$50,000 in fines, costs for demolition discharges, burning
12 Sep 2019, 9:30 AM
Two defendants have been collectively sentenced to more than $50,000 in fines and costs for their respective roles in the illegal burning and discharges of demolition materials from Kaikohe’s Northland College more than two years ago.
Defendant Yakka Demolition was the Auckland-based demolition company carting demolition materials from the college rebuild while fellow defendant, farmer Jason Robert Bill owned the land near the college where waste materials were placed.
Both defendants had each pleaded guilty to two charges laid by the Northland Regional Council.
In sentencing notes released recently, District and Environment Court Judge JA Smith says the two defendants had faced nearly identical charges; Yakka relating to the burning of demolition waste between 05-10 August 2017 and the discharge of contaminants (demolition waste) to land between 26 April 2016 and 07 August 2017.
Bill had faced charges of ‘permitting contravention, permitting a discharge of contaminants from open burning’ between 05-10 August 2017 and permitting the discharge of contaminants on to land.
Bill claimed to have been approached about using his land for the disposal of untreated timber and Judge Smith said there was no evidence he was aware of the actual contents of the waste.
The judge said Bill’s claim “appears to be accepted by the prosecution”, however, it claimed he had a duty to ensure the verbal agreement he had made was being adhered to by the demolition company.
“What is now clear is that the waste consisted of a wide range of waste from untreated wood, including plywood, medium density fibreboard, treated timber, painted wood., chipboard, plastic, metals and coated wire.”
Tyres had also found their way into the waste but the judge accepted a “third party unknown” had placed them onsite as they were not delivered by Yakka or part of the college demolition materials.
The judge says there was no suggestion of any significant environmental effects long-term “but clearly the discharge of fumes from burning plastics, paint and the like can release toxic fumes into the environment”.
A recent report indicated there had been no long-term contamination but “there has been an impact in terms of the site becoming a HAIL (Hazardous Activities and Industries List) site and thus requiring notation in the District Plan”. (HAIL is a compilation of activities and industries considered likely to cause land contamination resulting from hazardous substance use, storage or disposal.)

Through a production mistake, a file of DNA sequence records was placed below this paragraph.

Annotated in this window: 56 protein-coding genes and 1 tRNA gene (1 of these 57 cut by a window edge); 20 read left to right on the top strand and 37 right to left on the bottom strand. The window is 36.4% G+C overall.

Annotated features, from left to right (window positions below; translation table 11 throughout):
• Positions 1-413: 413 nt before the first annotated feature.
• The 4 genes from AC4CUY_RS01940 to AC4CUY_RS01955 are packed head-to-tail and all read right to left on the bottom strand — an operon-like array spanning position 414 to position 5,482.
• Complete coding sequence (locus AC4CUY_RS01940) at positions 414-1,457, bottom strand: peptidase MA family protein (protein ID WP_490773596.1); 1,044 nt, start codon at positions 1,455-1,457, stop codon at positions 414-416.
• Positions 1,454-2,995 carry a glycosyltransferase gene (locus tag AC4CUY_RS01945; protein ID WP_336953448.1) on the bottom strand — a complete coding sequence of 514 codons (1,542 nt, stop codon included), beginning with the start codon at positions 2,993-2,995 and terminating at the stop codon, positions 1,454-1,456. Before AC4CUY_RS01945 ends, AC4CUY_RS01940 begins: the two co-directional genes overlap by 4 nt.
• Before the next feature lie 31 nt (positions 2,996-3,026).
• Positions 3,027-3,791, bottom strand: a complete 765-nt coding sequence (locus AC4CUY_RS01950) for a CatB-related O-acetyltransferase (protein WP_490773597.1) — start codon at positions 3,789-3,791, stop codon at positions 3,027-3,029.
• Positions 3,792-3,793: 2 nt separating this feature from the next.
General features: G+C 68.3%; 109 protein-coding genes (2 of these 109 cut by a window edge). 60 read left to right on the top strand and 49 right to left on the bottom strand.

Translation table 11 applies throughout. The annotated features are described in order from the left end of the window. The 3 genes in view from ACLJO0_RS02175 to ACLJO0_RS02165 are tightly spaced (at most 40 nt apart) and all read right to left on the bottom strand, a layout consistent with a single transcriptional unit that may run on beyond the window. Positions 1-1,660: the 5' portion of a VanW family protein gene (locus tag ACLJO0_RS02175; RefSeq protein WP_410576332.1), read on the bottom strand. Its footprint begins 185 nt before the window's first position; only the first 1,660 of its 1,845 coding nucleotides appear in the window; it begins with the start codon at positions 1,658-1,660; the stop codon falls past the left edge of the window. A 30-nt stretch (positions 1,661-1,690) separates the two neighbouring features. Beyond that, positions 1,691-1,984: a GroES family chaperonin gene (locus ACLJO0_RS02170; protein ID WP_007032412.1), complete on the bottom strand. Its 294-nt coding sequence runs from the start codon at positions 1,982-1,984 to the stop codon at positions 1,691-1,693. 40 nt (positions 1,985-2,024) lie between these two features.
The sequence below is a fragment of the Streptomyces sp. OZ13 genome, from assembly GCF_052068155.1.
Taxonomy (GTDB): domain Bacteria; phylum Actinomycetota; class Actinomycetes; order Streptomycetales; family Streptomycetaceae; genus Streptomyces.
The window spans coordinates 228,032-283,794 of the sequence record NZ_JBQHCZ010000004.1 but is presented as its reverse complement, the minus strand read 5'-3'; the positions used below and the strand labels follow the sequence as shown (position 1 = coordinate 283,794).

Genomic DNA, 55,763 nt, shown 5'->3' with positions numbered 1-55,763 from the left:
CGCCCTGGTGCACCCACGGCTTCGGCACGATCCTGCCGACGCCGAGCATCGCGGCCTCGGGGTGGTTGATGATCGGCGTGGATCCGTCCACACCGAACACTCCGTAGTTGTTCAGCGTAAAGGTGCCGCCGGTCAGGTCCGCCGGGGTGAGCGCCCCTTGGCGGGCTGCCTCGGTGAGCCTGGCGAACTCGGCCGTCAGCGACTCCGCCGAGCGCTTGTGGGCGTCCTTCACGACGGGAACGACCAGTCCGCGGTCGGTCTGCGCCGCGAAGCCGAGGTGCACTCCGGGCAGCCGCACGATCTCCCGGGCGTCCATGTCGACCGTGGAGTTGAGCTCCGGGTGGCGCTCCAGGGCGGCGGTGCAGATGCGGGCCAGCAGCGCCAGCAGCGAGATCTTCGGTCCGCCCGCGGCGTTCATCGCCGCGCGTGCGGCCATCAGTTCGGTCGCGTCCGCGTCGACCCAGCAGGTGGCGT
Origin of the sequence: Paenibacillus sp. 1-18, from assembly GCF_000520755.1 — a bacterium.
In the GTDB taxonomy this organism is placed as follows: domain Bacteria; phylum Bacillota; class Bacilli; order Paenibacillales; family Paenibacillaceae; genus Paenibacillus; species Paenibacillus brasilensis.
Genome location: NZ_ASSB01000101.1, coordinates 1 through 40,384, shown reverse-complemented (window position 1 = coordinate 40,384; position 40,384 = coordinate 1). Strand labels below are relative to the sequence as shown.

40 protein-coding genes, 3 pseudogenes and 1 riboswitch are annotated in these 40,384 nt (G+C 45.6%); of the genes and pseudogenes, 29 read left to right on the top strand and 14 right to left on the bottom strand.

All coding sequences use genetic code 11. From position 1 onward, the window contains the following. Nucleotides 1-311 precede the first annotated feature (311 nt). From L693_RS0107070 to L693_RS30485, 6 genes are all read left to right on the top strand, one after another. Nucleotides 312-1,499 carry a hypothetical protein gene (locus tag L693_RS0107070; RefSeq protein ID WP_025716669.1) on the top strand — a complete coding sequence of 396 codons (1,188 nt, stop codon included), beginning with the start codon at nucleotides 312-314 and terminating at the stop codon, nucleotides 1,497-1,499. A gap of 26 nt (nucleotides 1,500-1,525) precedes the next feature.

Commenting on Bill, Judge Smith says he was prosecuted as owner of the land and the judge expressed surprise at the lack of formal contracts for the work given “accounts appear to have been rendered in the order of $30,000 plus GST”.
The judge said in pleading guilty, Bill accepted he permitted the burning and the discharges, even if only in the sense of not undertaking appropriate diligence.
Notwithstanding there was about 500 cubic metres of material – and a significant sum of money – involved, the judge says Bill’s culpability was at the ‘lowest’ end.
Taking the various factors into account, the judge fined Bill $11,800 on the discharge to land offence and $2600 on the air discharge, with courts costs of $130 on each charge. The judge instructed the court registrar to set an appropriate solicitor’s fee in respect of the offences.
In Yakka’s case, Judge Smith says it had placed waste materials on to the fire and it would have been clear these contained contaminants that, when burnt, would release noxious substances into the air.
The judged said he viewed Yakka’s conduct as of “moderate seriousness, a case of wilful blindness rather than deliberate intention to breach the Regional Rules”.
He noted the company had subsequently fully co-operated with the regional council, including spending more than $40,000 arranging for alternative placement of the materials at an appropriate site and paying for testing and reporting at the site.
Considering the company’s previous good conduct, its remorse and assistance to the council, the judge ultimately arrived at fines of $24,000 for the land discharge and $12,000 for the air discharge. Court costs of $130 and a solicitor’s fee of $113 were also imposed on each of the charges.
“I am satisfied that these fines represent a fair and appropriate outcome that will achieve deterrence while at the same time representing an appropriate outcome for each offender.” The judge directed that 90 percent of all fines be paid to the regional council.
Meanwhile Colin Dall, the regional council’s Group Manager - Regulatory Services, says this case is a good reminder to landowners who allow activities to take place on their land that they still have a responsibility to ensure that those activities are being conducted in a lawful manner.
“Landowners should also be wary of relying on verbal agreements, particularly where the activity they allow to be undertaken on their land may require resource consent.”